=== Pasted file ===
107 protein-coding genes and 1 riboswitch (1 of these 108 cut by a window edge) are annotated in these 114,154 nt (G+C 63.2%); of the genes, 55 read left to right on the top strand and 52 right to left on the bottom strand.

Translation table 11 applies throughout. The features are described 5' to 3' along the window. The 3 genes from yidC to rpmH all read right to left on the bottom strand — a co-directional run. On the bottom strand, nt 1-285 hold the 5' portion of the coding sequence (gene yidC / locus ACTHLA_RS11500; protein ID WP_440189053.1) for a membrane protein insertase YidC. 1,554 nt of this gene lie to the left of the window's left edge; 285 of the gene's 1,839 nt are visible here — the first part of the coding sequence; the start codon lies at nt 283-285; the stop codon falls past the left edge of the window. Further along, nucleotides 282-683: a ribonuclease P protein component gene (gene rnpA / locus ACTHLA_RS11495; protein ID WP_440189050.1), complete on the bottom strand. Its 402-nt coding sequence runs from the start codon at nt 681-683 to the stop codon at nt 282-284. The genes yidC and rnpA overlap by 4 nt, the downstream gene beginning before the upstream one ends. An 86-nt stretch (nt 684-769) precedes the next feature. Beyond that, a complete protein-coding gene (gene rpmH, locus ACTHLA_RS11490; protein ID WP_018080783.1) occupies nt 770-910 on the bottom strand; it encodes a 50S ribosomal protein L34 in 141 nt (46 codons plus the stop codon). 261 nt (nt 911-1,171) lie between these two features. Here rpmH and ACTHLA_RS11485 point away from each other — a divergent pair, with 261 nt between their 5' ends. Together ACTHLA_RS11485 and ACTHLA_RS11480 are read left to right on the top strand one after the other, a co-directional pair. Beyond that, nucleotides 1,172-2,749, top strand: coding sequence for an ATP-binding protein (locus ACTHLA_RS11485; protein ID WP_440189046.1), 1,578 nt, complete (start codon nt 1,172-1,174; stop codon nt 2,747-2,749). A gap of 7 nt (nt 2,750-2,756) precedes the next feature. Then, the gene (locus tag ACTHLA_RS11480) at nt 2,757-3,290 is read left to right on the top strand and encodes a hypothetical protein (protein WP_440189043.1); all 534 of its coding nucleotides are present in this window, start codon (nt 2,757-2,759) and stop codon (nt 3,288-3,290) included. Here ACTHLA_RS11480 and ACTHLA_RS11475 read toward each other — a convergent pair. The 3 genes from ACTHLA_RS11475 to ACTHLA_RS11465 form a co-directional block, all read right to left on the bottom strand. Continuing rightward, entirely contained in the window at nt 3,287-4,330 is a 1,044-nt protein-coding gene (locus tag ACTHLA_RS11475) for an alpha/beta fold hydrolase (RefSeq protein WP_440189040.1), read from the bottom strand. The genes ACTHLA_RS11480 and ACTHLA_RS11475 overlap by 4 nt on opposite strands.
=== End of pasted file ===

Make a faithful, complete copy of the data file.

107 protein-coding genes and 1 riboswitch (1 of these 108 cut by a window edge) are annotated in these 114,154 nt (G+C 63.2%); of the genes, 55 read left to right on the top strand and 52 right to left on the bottom strand.

Translation table 11 applies throughout. The features are described 5' to 3' along the window. The 3 genes from yidC to rpmH all read right to left on the bottom strand — a co-directional run. On the bottom strand, nt 1-285 hold the 5' portion of the coding sequence (gene yidC / locus ACTHLA_RS11500; protein ID WP_440189053.1) for a membrane protein insertase YidC. 1,554 nt of this gene lie to the left of the window's left edge; 285 of the gene's 1,839 nt are visible here — the first part of the coding sequence; the start codon lies at nt 283-285; the stop codon falls past the left edge of the window. Further along, nucleotides 282-683: a ribonuclease P protein component gene (gene rnpA / locus ACTHLA_RS11495; protein ID WP_440189050.1), complete on the bottom strand. Its 402-nt coding sequence runs from the start codon at nt 681-683 to the stop codon at nt 282-284. The genes yidC and rnpA overlap by 4 nt, the downstream gene beginning before the upstream one ends. An 86-nt stretch (nt 684-769) precedes the next feature. Beyond that, a complete protein-coding gene (gene rpmH, locus ACTHLA_RS11490; protein ID WP_018080783.1) occupies nt 770-910 on the bottom strand; it encodes a 50S ribosomal protein L34 in 141 nt (46 codons plus the stop codon). 261 nt (nt 911-1,171) lie between these two features. Here rpmH and ACTHLA_RS11485 point away from each other — a divergent pair, with 261 nt between their 5' ends. Together ACTHLA_RS11485 and ACTHLA_RS11480 are read left to right on the top strand one after the other, a co-directional pair. Beyond that, nucleotides 1,172-2,749, top strand: coding sequence for an ATP-binding protein (locus ACTHLA_RS11485; protein ID WP_440189046.1), 1,578 nt, complete (start codon nt 1,172-1,174; stop codon nt 2,747-2,749). A gap of 7 nt (nt 2,750-2,756) precedes the next feature. Then, the gene (locus tag ACTHLA_RS11480) at nt 2,757-3,290 is read left to right on the top strand and encodes a hypothetical protein (protein WP_440189043.1); all 534 of its coding nucleotides are present in this window, start codon (nt 2,757-2,759) and stop codon (nt 3,288-3,290) included. Here ACTHLA_RS11480 and ACTHLA_RS11475 read toward each other — a convergent pair. The 3 genes from ACTHLA_RS11475 to ACTHLA_RS11465 form a co-directional block, all read right to left on the bottom strand. Continuing rightward, entirely contained in the window at nt 3,287-4,330 is a 1,044-nt protein-coding gene (locus tag ACTHLA_RS11475) for an alpha/beta fold hydrolase (RefSeq protein WP_440189040.1), read from the bottom strand. The genes ACTHLA_RS11480 and ACTHLA_RS11475 overlap by 4 nt on opposite strands.